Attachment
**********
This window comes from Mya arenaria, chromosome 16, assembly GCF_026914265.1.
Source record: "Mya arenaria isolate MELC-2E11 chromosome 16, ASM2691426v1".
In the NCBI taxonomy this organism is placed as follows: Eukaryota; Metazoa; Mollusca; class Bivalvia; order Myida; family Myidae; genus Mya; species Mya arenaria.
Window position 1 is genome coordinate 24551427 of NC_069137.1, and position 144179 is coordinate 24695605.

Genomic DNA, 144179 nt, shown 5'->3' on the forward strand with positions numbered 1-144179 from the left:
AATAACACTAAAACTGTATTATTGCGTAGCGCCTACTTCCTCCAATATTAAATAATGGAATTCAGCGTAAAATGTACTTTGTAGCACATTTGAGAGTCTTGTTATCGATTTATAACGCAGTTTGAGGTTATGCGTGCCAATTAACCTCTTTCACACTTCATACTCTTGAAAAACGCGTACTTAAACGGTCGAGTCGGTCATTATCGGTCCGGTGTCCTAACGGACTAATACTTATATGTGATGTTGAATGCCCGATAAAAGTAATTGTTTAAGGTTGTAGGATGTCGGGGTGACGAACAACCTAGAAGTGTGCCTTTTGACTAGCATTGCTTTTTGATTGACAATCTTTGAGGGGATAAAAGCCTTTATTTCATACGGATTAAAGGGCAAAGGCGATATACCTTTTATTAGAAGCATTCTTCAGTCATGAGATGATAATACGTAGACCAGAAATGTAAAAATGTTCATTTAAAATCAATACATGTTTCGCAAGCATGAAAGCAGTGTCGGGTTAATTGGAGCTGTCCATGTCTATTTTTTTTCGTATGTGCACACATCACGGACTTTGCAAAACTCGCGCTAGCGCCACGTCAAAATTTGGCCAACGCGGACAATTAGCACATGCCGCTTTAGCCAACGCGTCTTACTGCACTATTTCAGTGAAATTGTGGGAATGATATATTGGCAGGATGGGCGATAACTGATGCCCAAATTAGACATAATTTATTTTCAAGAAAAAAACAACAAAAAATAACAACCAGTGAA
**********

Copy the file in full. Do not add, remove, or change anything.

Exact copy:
This window comes from Mya arenaria, chromosome 16, assembly GCF_026914265.1.
Source record: "Mya arenaria isolate MELC-2E11 chromosome 16, ASM2691426v1".
In the NCBI taxonomy this organism is placed as follows: Eukaryota; Metazoa; Mollusca; class Bivalvia; order Myida; family Myidae; genus Mya; species Mya arenaria.
Window position 1 is genome coordinate 24551427 of NC_069137.1, and position 144179 is coordinate 24695605.

Genomic DNA, 144179 nt, shown 5'->3' on the forward strand with positions numbered 1-144179 from the left:
AATAACACTAAAACTGTATTATTGCGTAGCGCCTACTTCCTCCAATATTAAATAATGGAATTCAGCGTAAAATGTACTTTGTAGCACATTTGAGAGTCTTGTTATCGATTTATAACGCAGTTTGAGGTTATGCGTGCCAATTAACCTCTTTCACACTTCATACTCTTGAAAAACGCGTACTTAAACGGTCGAGTCGGTCATTATCGGTCCGGTGTCCTAACGGACTAATACTTATATGTGATGTTGAATGCCCGATAAAAGTAATTGTTTAAGGTTGTAGGATGTCGGGGTGACGAACAACCTAGAAGTGTGCCTTTTGACTAGCATTGCTTTTTGATTGACAATCTTTGAGGGGATAAAAGCCTTTATTTCATACGGATTAAAGGGCAAAGGCGATATACCTTTTATTAGAAGCATTCTTCAGTCATGAGATGATAATACGTAGACCAGAAATGTAAAAATGTTCATTTAAAATCAATACATGTTTCGCAAGCATGAAAGCAGTGTCGGGTTAATTGGAGCTGTCCATGTCTATTTTTTTTCGTATGTGCACACATCACGGACTTTGCAAAACTCGCGCTAGCGCCACGTCAAAATTTGGCCAACGCGGACAATTAGCACATGCCGCTTTAGCCAACGCGTCTTACTGCACTATTTCAGTGAAATTGTGGGAATGATATATTGGCAGGATGGGCGATAACTGATGCCCAAATTAGACATAATTTATTTTCAAGAAAAAAACAACAAAAAATAACAACCAGTGAA